Thursday, May 17, 2007

Yes I totally am a bad person. I apologise. I've got internet at work and in Starbucks (yay for caramel soy lattes!) but I've spent so much time sending emails to friends that I haven't sat and written a post.

I have written a list of things to post about tho... I just need to get round to writing them!

It's been a fantastic, amazing and sad few weeks. I have met some of the most wonderful people - hospice staff, volunteers and patients. The thing that always gets me about Hospice is the laughter and the joy you meet in people everywhere. There is so much love.

One hospice volunteer told me:

'People always ask if its depressing when a client dies. It isn't. It's sad when a client dies, but it isn't depressing.'

That for me is the core of working in palliative care - it's sad when someone dies, but you are there to facilitate that death. You knew that the person was dying when you began the relationship - it was always meant to end. Hospice care is not depressing.

However, when someone dies unexpectedly it can be.

One of the women I have been working with killed herself last week. It was shocking for the whole team, and very distressing. She had suffered from chronic severe depression for many years, but recently had been doing 'better'. I think that she realised how low she had been and made the decision that she would never feel like that again. And this was the only way to be certain of that fact.

I hope she's found peace at last.

ps this is very disjointed - just re-read but can't be bothered to clean it up! sorry guys!


Tall Medstudent said...

Sorry to hear that. :(

The Shrink said...

In palliative care medicine, you know folks will die.

In most medical specialities (cardiology, oncology, colorectal surgery, whatever) you accept some patients will have pathology that will kill them.

Is medical care of mental health that different? Oddly, as you say, it often is. If someone with angina suddenly died of an MI it's seen differently from someone with depression suddenly dying from suicide.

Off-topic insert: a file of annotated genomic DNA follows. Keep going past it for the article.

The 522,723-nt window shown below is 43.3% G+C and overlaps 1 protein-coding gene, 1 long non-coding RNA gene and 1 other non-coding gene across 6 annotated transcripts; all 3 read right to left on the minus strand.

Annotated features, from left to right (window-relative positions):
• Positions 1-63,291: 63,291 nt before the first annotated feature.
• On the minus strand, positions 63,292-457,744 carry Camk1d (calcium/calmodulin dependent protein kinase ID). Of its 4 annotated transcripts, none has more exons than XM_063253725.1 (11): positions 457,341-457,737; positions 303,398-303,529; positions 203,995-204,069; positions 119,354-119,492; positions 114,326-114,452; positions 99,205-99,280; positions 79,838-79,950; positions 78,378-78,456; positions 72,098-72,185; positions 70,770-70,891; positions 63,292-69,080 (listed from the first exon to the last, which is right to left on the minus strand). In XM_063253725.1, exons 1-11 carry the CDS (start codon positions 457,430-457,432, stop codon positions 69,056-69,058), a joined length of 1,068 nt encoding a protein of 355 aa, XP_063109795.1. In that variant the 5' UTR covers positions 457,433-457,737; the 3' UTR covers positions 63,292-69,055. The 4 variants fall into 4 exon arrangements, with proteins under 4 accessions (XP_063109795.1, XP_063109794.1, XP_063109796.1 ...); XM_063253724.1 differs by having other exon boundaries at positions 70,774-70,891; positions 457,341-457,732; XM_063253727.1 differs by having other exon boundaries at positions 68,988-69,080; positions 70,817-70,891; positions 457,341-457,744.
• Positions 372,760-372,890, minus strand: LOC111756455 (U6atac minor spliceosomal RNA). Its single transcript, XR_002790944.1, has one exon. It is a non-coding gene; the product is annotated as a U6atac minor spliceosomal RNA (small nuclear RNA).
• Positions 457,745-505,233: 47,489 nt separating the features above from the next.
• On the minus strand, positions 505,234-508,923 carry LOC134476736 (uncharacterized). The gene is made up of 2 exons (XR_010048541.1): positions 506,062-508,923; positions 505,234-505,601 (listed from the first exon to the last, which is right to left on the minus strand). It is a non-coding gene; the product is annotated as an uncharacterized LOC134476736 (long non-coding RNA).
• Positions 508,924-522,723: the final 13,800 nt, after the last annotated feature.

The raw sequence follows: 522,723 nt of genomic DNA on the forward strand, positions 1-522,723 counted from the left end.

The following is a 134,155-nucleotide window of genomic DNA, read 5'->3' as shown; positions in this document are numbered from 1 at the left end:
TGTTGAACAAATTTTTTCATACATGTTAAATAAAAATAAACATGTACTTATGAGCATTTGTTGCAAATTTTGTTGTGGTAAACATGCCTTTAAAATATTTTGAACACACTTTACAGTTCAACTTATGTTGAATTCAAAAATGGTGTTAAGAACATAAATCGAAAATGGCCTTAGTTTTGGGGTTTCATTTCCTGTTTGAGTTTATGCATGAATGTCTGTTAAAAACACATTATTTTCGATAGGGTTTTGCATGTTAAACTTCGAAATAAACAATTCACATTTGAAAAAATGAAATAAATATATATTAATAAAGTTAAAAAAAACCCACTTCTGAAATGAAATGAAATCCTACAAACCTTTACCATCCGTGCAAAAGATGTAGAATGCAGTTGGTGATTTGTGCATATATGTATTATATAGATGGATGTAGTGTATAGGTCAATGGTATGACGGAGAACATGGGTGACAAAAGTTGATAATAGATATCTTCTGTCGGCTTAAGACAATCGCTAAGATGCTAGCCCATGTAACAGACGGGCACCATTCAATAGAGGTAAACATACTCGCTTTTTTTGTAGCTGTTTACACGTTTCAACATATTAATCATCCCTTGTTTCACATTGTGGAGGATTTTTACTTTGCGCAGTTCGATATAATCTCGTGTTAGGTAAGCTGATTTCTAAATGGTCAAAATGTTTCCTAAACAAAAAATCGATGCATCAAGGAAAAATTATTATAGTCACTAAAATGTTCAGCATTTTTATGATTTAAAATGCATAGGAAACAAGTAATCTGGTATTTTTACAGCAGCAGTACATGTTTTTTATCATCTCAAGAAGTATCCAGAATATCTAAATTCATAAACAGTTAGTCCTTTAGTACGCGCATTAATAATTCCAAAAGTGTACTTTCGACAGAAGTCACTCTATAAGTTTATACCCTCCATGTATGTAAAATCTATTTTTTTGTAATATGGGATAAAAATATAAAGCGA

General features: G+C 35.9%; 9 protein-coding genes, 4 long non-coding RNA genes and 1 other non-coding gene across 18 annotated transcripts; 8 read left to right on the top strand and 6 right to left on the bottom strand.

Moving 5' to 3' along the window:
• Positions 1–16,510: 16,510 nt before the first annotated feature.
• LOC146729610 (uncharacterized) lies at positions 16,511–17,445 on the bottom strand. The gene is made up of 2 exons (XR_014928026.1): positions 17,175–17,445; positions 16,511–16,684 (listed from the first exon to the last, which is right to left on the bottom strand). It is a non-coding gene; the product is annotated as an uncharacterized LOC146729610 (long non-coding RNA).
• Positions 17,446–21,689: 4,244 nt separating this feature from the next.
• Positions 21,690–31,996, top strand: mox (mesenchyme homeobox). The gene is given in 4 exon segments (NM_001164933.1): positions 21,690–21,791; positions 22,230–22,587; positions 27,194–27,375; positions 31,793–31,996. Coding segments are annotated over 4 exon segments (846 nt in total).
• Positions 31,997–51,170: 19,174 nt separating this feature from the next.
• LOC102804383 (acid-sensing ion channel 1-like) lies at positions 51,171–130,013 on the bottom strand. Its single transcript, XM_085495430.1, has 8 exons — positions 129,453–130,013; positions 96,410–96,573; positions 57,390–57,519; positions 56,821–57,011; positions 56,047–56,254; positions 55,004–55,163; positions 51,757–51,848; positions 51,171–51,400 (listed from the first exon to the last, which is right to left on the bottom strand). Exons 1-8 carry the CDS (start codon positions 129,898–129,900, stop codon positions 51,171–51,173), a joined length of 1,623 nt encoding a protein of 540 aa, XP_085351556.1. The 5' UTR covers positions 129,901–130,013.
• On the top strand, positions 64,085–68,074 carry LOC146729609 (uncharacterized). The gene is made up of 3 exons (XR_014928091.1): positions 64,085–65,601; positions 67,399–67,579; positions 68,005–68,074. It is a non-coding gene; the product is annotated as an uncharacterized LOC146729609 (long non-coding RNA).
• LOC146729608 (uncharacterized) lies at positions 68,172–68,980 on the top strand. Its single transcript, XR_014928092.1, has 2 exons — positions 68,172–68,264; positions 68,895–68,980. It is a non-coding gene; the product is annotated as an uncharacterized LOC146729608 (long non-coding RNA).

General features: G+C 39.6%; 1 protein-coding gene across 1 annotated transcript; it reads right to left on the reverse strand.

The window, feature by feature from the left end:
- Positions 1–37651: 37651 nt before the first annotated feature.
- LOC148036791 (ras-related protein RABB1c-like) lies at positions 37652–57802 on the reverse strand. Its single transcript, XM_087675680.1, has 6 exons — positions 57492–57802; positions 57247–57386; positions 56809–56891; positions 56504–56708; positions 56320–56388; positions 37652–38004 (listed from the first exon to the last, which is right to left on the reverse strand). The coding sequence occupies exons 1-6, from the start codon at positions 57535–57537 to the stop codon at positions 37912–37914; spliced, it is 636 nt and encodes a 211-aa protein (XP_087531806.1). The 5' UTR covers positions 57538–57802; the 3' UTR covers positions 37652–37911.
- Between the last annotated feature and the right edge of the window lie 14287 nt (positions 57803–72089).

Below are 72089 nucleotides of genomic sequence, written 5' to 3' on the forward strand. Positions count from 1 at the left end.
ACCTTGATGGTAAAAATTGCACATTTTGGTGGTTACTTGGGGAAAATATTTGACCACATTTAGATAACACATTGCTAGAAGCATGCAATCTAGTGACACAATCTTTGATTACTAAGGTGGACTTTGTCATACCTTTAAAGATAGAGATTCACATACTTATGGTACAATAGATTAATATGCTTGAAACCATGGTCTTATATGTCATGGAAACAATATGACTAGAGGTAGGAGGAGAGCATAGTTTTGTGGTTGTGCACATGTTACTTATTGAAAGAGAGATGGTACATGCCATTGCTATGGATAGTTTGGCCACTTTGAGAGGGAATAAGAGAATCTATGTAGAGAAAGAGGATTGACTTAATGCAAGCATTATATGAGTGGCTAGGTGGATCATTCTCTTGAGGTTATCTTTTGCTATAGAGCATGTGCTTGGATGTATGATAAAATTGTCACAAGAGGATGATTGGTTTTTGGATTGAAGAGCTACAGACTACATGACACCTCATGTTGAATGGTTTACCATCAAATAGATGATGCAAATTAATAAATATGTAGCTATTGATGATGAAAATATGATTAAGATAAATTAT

Two thoughts :
- suicide could arise from severe depressive illness and as such her illness claimed her (but, as you say, she's not hurting any more, now).
- she wasn't that ill (as to be psychotically depressed) and instead made an elective choice, her choice, to stop being hurt.

Illness, as medics, we can treat. Personal freedom and patient choice, we advocate.
Either way, suicide in mental health care (which will always happen) can be managed, just as loss in paliative care can be . . .

Anna said...

Thanks Tall.

Hi Shrink! Thanks for your comment. Wow, I wasn't really expecting anyone to put that kind of in-depth comment to my waffle.

Yes, people die in all specialities. Which begs the question, why do we have a speciality just for people who are dying?

Although I think that we do need palliative care docs due to their superb expertise in facilitating dying for patients and their families, I also think the concept and philosophy of palliative care should be part of all (most?) doctors' bag of tricks. Doctors care for people and people die. Death is not optional (tho sometimes I think certain medics think it can be...) and we have to get used to that whatever field we're in.

(Bleugh! Porridge through muslin poor little brain. It knows that it means but is being particularly inarticulate)

Marysienka said...

We need palliative care as a "specialty". it's not every one who is able to get a philosophy when it comes to death. And I think I can understand that. Doctors have a whole lot to deal with and it's hard to ask them perfection. As humans, we are not perfect and even if you go in medicine, it doesn't mean you can cope with every aspect of life. We all have our little bugs ;) And also, we don't see medicine all the same. Like in ortho, they are there to "fix" people, as if we were a machine or something. They don't like chronic conditions, or disorders that don't have a quick solution. It is ok, we're all different in what we like and in our identity.
In pall care, you need to jungle with meds to keep the patient comfortable, and of course, take care of all the bio/psycho/social part of the person. I think this is a lot to deal with, especially since you have to be with the family all the time during the dying process and after the person's death.

I do get your point though and I agree most doctors should get the palliative care philosophy. Not only for the patients they are losing, but also for those who are still alive. Honestly, some doctors would really benefit from it...

Marysienka said...

hey you, what's up??